2020 is likely to be a year of financial constraints for many businesses. Therefore, the recent Court of Appeal decision in Heskett v Secretary of State for Justice  could be good news for employers seeking to justify indirect discrimination as a biproduct of a short-term need to reduce expenditure.
Mr Heskett (the Claimant and subsequent Appellant) had been employed since 2006 at the National Offender Management Service (NOMS), part of the Ministry of Justice. Following the economic recession in 2010, the Treasury introduced a pay-limiting policy, the result of which was that NOMS introduced its own pay progression scheme. At the time the Claimant joined the company, it would have taken him 8 years to progress to the top of his pay band. However, under the new policy, this timeframe increased to a period of 23 years. The Claimant brought proceedings against the agency citing that the new policy put those under 50 at a significant disadvantage.
Whilst the tribunal agreed that the new policy was indirectly discriminatory and that the Treasury’s aim was purely to save costs, NOMS had changed its policy in order to operate within its means. The tribunal therefore agreed that it was a proportionate short-term response to the decrease in funds.
On appeal the EAT agreed with the Tribunal’s conclusions, as did the Court of Appeal. Arriving at their decision, the CoA considered what is now commonly known as the 'cost plus' method, often used by employers attempting to justify indirect discrimination. 'Costs plus' has its roots in three major precedents. In 1998 the European Court of Justice held that 'an employer cannot justify discrimination...solely on the ground that avoidance of such discrimination would involve increased costs'.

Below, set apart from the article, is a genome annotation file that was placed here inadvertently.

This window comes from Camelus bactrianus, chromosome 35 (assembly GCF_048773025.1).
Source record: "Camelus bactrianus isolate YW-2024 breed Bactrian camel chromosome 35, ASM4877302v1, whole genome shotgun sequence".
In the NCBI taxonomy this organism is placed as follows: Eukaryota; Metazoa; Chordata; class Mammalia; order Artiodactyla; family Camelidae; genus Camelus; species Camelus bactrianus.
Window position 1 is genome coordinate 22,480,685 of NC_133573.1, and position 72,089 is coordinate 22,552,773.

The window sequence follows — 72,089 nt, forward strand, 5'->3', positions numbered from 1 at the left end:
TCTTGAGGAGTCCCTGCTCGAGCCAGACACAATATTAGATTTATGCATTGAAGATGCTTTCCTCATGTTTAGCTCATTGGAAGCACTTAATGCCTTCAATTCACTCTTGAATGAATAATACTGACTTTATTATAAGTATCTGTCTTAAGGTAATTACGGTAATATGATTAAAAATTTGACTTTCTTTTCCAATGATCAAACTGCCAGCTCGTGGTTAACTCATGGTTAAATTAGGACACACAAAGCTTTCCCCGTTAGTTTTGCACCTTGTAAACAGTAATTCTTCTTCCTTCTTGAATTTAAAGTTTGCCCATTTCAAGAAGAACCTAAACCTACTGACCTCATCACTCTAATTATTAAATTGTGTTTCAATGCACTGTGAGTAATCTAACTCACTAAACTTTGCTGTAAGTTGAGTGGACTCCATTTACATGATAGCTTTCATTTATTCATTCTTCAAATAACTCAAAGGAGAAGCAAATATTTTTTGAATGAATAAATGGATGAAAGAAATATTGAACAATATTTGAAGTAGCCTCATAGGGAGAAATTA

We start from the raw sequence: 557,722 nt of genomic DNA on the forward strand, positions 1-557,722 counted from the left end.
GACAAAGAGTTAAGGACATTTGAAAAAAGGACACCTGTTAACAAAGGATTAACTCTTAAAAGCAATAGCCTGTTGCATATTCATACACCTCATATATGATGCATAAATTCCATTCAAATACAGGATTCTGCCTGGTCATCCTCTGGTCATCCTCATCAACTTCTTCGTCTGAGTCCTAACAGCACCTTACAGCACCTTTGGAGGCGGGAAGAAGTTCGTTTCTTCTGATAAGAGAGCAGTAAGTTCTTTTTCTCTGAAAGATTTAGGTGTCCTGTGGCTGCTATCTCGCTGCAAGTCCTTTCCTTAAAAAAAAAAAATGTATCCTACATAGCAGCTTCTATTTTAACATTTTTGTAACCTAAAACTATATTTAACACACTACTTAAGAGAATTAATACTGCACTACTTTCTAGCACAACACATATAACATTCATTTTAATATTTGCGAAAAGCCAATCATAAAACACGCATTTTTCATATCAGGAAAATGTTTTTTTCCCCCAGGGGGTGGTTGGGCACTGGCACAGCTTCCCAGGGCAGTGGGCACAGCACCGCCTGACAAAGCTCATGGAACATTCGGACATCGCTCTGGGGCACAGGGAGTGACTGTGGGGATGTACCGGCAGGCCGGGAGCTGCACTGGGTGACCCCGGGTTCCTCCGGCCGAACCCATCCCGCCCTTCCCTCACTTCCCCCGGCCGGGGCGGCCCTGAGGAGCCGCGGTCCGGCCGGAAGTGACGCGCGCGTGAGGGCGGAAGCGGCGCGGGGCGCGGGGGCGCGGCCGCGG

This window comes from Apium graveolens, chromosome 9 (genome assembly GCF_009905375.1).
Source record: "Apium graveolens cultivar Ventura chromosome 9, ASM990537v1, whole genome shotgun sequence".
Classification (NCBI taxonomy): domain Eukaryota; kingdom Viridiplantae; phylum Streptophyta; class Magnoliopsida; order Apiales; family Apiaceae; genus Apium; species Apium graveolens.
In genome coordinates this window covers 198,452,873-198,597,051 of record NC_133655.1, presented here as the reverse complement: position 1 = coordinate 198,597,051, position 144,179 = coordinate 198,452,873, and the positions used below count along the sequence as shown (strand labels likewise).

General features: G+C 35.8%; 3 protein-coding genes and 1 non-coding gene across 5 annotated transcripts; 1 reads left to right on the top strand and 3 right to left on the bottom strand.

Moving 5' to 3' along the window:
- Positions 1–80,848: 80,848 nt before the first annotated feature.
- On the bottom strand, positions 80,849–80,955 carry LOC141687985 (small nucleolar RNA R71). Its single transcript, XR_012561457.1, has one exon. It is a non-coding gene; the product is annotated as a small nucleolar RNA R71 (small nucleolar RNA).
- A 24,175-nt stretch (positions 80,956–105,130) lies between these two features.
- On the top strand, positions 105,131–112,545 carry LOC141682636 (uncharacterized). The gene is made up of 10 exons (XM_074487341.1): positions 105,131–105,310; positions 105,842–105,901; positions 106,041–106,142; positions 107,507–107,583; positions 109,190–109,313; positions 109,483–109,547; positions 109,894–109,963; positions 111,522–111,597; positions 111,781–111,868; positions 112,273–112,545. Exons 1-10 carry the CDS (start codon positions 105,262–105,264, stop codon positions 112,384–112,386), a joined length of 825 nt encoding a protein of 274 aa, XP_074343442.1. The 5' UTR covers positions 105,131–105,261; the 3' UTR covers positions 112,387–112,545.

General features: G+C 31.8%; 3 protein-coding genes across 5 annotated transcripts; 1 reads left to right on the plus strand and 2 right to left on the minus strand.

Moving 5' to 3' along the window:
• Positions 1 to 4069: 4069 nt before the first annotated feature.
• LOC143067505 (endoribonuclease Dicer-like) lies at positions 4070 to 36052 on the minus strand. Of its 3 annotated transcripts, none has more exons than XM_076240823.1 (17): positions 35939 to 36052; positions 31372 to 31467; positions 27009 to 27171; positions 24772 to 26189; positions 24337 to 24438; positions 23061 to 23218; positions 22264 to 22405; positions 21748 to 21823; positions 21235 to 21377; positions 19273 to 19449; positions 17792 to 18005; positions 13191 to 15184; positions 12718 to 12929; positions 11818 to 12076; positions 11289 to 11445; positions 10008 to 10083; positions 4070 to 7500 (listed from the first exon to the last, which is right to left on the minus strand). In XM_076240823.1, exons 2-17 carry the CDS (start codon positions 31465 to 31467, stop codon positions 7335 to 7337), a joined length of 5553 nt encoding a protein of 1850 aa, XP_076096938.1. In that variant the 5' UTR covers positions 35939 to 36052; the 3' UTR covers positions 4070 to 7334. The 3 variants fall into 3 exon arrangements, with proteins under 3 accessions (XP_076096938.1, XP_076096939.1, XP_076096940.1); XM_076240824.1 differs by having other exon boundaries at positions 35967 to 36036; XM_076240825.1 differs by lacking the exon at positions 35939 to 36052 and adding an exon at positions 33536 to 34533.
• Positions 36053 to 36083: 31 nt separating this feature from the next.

In 2005, the EAT stated that 'economic (which includes cost) grounds can properly be a factor justifying indirect discrimination, if combined with other reasons'. Later in 2012, the CoA elaborated further, concluding that 'considerations of cost must be admissible in considering whether a provision criterion or practice which has a discriminatory impact may nevertheless be justified'.
Employers should therefore take some comfort that the decision in Heskett v Secretary of State for Justice  appears to justify a book balancing approach by employers even though the results are discriminatory. Furthermore, the 'cost-plus' approach is now so acutely entrenched in UK law, it is unlikely to be repealed. However, this is not an opportunity to throw caution to the wind. All decisions will be circumstantial. Employee engagement and an understanding of the impact policies or budget-balancing may have on all employees will be key to taking a reasonable and justifiable approach.